Jesus and John both want to show people the kingdom of heaven. And we learn, by the end of the passage, just what the kingdom of heaven looks like. We learn, because Jesus shows us—he lives out the kingdom right in front of us. We read, “Jesus went throughout Galilee, teaching in their synagogues and proclaiming the good news of the kingdom and curing every disease and every sickness among the people” (Matthew 4:23). This is what the kingdom of heaven looks like, and it has four components.
The kingdom of heaven involves teaching. Jesus goes into the synagogues of Galilee to teach about the kingdom of heaven.
The kingdom of heaven involves proclaiming the good news—it’s near! It’s here!
The kingdom of heaven involves healing—every disease and sickness, Matthew tells us.
That makes three components. The fourth? Movement. Jesus is on the move. He is going throughout Galilee to teach and proclaim and heal. He is not sitting in one place. He is not waiting for the people to hear about him from their neighbors—though, boy, by the end of our passage, his fame is spreading. But that is only happening because Jesus and his friends and followers are out and about, among the people, talking to them, listening to them, and taking their pain and their problems seriously.
I can’t help believing there is something very important for us here, for our ministry as a church. And that something is this: to be followers of Jesus, to have opportunities to say to people, “Hey, turn around and look at this!”, we have to get up and get out and be on the move. It is not enough to say, “We have this great church and this wonderful ministry, and it would be so great if people came and joined us.” All of which, by the way, is absolutely true—we do have a great church filled with great people and a great ministry. But if Jesus is our model, if we take seriously that his call to us is “ Follow me,” then I think one of the places we have to follow him is out the doors of our sanctuary and into the community. That is not to say that we don’t want to engage in a ministry of teaching and proclamation and healing right here. Of course we do. But my guess is that if Jesus were to walk the streets of OurTown looking for the least and the lost, we wouldn’t find him here. We would find him where people are hurting… maybe the hospital or the nursing home, maybe the dive bars, maybe at the Women's Shelter, maybe at our own table over coffee. But wherever Jesus would be, that is where we are called to be, too.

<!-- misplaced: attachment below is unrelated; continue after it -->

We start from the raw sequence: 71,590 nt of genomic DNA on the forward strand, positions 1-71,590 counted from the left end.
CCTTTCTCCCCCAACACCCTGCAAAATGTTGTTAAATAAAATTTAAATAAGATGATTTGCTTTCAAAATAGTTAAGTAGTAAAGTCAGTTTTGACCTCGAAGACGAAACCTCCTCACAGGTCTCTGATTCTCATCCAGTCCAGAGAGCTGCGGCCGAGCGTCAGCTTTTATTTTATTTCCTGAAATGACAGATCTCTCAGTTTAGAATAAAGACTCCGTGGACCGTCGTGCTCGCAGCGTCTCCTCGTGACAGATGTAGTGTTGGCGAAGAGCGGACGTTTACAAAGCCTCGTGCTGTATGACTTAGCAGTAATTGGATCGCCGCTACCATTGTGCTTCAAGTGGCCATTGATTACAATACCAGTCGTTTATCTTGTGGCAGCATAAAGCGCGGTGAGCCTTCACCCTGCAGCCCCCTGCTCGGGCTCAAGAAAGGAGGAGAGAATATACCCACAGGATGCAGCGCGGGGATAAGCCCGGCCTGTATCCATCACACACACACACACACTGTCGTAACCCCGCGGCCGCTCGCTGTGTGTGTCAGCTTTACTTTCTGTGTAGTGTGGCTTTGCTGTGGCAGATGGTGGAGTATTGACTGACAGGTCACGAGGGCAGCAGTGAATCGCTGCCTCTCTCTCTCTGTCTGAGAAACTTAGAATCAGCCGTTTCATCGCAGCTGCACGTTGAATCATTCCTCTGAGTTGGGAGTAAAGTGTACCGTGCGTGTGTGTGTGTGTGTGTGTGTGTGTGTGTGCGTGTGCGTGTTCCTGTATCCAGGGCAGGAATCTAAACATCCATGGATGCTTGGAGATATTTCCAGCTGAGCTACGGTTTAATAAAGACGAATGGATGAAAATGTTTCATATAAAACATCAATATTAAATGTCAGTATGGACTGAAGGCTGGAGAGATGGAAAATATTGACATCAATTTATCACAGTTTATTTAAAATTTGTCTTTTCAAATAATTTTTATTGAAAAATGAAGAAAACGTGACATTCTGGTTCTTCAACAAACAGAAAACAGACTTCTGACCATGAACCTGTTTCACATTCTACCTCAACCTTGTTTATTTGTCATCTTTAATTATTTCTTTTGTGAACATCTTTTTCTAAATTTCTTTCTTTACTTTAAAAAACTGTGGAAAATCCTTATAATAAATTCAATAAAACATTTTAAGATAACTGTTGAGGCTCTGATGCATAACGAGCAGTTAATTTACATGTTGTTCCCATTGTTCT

Theologian Henri Nouwen said, “When we honestly ask ourselves which person in our lives means the most to us, we often find that it is those who, instead of giving advice, solutions, or cures, have chosen rather to share our pain and touch our wounds with a warm and tender hand.” That is our call, to be the person who is willing to share in another’s pain. And that is something we can do anywhere, and when we are doing it we are showing what the kingdom of heaven looks like. Jesus is on the move, sharing the kingdom of heaven. The question is, are we on the move with him? May it be so. Thanks be to God. Amen.
Saturday, January 22, 2011
Sunday, January 16, 2011
Christmas is finally over. Even our sanctuary bears witness to that fact. Still. Indulge me for one brief moment, a Christmas Eve image. It is nearly midnight as we reach what is always, to me, the high point of our service. The sanctuary is lit almost entirely by the candles held in the hands of each worshiper. The echoes of that most beloved Christmas carol are still ringing in our ears. It is at this moment that we hear these words from the gospel of John: